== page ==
378. power and the passion

“I remember seeing Midnight Oil live when they were as big as they’d ever get (late 1980s sometime), saving the world from ecological ruin one song at a time. They introduced Power and the Passion as a surfing song, which makes sense, because there’s nothing more powerful or passionate than a big wave, all that planetary evolution and movement coalescing across four billion years of evolutionary ebb and flow and yin and yang to conjure this fabulous monster which, if your skills are to up to it, you can actually ride. So not man vs nature so much as man in tune with it, which, in their prime, The Oils were just powerful and passionate enough to make you believe was possible.” (Philip Random)

584. run run run

“Australian outfit Hunters + Collectors took their name from a Can song, though you’d be hard pressed to make the connection as things evolved. But back at the beginning of things, their first album in particular, if you were looking for the big true primal sound of Down Under in all of its dust and grime and imponderable, uninhabitable vastness – well, it was all there. Or in my particular case, it was a local rawk club, 1986 or thereabouts, way the hell out in suburban Vancouver (Canada, that is), the kind of joint where cool bands never played, but for whatever reason, someone booked Hunters + Collectors. Just getting there was a journey in itself but trust that minds were blown, souls were lifted, particularly as Run Run Run roared through its epic second half. ‘For the ages,’ somebody muttered afterward. And if the whole nine minutes were that strong, well, it’s probable the eschaton would already have been immenatized.” (Philip Random)

916. best of both worlds

Second of two in a row from Midnight Oil, who by the mid-80s weren’t just wearing their progressive politics on their sleeves, their front man Peter Garrett was actually running for office (no he didn’t win, but he would eventually). Red Sails At Sunset was their album of the moment (telling big scary, ugly truths about racism, nuclear apocalypse, environmental meltdown), with Best Of Both World standing tall as a possible alternative Australian national anthem. “I’d stand for it.” (Philip Random)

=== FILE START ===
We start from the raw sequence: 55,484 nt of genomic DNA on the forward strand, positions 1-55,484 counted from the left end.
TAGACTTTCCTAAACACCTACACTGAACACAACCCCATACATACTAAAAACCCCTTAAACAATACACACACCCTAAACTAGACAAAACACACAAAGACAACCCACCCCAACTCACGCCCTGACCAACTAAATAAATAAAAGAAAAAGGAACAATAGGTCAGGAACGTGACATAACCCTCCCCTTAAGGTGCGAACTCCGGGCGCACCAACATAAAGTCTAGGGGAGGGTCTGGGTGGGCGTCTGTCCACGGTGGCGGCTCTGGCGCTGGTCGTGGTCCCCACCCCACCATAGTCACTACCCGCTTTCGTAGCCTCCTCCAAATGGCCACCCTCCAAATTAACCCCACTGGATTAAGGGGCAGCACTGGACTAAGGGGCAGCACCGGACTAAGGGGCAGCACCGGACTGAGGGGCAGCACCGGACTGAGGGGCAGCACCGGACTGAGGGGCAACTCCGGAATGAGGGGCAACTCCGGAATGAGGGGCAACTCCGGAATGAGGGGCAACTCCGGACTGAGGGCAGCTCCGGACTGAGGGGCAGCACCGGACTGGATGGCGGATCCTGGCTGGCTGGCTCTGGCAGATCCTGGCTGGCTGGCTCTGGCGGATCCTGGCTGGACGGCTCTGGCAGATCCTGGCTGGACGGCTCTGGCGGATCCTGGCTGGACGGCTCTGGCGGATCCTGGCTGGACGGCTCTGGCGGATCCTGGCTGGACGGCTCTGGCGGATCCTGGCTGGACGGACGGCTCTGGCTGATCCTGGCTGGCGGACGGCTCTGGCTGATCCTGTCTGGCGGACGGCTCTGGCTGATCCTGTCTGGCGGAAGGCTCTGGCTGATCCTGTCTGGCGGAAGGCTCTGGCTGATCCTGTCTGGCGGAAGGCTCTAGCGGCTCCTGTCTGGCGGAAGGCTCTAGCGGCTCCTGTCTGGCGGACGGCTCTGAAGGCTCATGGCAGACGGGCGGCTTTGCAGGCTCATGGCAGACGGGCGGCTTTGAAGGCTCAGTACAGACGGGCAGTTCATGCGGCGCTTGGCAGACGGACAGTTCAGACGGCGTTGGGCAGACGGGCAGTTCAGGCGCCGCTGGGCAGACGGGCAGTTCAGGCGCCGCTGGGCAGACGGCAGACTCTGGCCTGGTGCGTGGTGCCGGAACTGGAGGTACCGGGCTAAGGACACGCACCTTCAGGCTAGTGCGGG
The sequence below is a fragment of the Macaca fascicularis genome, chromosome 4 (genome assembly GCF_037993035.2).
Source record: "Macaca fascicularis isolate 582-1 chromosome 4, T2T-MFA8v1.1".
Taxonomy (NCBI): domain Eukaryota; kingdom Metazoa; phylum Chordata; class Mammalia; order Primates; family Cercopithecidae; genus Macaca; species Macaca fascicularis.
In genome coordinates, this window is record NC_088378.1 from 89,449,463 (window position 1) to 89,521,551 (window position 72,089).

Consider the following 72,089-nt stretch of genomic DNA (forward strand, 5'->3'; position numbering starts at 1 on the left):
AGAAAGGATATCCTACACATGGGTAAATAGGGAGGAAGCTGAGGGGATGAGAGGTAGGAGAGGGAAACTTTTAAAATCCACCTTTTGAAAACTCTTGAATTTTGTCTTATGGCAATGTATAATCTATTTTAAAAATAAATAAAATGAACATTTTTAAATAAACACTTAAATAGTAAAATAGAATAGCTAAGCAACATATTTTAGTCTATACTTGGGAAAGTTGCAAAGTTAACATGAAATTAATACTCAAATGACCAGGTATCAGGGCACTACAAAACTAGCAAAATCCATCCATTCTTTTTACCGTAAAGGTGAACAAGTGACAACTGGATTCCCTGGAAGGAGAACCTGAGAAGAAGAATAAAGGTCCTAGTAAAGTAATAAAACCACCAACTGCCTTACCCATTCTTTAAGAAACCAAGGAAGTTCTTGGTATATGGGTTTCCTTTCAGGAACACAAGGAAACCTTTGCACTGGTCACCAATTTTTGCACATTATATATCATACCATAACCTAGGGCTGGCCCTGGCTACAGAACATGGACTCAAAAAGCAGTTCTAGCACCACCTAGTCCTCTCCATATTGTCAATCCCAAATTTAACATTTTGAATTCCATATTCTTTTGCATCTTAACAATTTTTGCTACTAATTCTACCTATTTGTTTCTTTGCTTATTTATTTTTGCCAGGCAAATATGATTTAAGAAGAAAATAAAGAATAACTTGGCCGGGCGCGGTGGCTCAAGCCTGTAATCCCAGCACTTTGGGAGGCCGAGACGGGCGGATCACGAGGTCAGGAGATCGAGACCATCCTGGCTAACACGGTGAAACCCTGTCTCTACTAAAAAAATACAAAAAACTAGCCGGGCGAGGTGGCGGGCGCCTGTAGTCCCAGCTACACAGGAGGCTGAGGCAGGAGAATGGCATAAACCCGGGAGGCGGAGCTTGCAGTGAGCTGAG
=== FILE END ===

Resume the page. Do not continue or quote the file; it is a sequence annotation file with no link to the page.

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1069. U.S. Forces

Midnight Oil’s politics have gotten most of the attention over the years, which makes sense. It’s not as if they weren’t wearing them on their sleeves, with U.S. Forces as good an example as any. But the music should also be noted, because here was an outfit that could rock every bit as hard as the Clash, while also working the sort of pop precision you’d expect from an XTC. And with lyrics like, “Everyone too stoned to start a mission, People too scared to go to Prison,” you had a pretty rich and relevant package with 1982’s 10,9,8,7,6,5,4,3,2,1 as good a place to start as any.

1073. The Band Played Waltzing Matilda

“The Pogues were exactly what the mid 1980s needed. The original London punks had finally blown all their fuses, with the Clash’s inglorious meltdown being the most recent notable calamity. Enter a bunch of guys (and sometimes a girl) with way too much Irish blood in their veins, grabbing their parents old instruments off the wall (and a few of their tunes), and thrashing away like it truly f***ing meant something, which in the case of The Band Played Waltzing Matilda, it did. Because as the wise woman said, the universal soldier, he really is to blame.” (Philip Random)

Pogues-RUMetc

1109. talking to a stranger

“Hunters + Collectors being band named after a song by Can but, truth be told, that connection did more to twig me to the enduring riches of Can than the other way around. Which isn’t to cast aspersions at Hunters + Collectors, particularly their first album, which managed to sound simultaneously Euro-cool and deeply, mysteriously, uniquely Australian – all those vast open spaces and way too many weird animals that can kill you.” (Philip Random)

(image source)